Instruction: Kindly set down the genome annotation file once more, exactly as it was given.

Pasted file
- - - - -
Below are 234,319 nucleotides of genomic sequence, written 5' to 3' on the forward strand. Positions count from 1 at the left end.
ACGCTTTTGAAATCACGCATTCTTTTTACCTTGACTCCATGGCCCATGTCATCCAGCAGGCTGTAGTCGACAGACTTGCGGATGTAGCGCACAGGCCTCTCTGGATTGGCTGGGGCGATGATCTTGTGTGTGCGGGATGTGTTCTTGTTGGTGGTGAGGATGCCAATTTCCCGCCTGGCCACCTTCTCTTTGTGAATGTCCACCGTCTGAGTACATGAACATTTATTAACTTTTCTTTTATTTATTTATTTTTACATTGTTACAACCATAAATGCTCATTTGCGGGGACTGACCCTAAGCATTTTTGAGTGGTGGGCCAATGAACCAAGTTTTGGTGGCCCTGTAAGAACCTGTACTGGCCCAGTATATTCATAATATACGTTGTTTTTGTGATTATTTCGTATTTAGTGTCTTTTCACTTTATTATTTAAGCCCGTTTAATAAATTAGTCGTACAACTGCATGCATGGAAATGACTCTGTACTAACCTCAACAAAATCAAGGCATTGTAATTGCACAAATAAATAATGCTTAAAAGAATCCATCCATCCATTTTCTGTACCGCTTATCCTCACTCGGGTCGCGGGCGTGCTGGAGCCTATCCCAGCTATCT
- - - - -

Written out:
Below are 234,319 nucleotides of genomic sequence, written 5' to 3' on the forward strand. Positions count from 1 at the left end.
ACGCTTTTGAAATCACGCATTCTTTTTACCTTGACTCCATGGCCCATGTCATCCAGCAGGCTGTAGTCGACAGACTTGCGGATGTAGCGCACAGGCCTCTCTGGATTGGCTGGGGCGATGATCTTGTGTGTGCGGGATGTGTTCTTGTTGGTGGTGAGGATGCCAATTTCCCGCCTGGCCACCTTCTCTTTGTGAATGTCCACCGTCTGAGTACATGAACATTTATTAACTTTTCTTTTATTTATTTATTTTTACATTGTTACAACCATAAATGCTCATTTGCGGGGACTGACCCTAAGCATTTTTGAGTGGTGGGCCAATGAACCAAGTTTTGGTGGCCCTGTAAGAACCTGTACTGGCCCAGTATATTCATAATATACGTTGTTTTTGTGATTATTTCGTATTTAGTGTCTTTTCACTTTATTATTTAAGCCCGTTTAATAAATTAGTCGTACAACTGCATGCATGGAAATGACTCTGTACTAACCTCAACAAAATCAAGGCATTGTAATTGCACAAATAAATAATGCTTAAAAGAATCCATCCATCCATTTTCTGTACCGCTTATCCTCACTCGGGTCGCGGGCGTGCTGGAGCCTATCCCAGCTATCT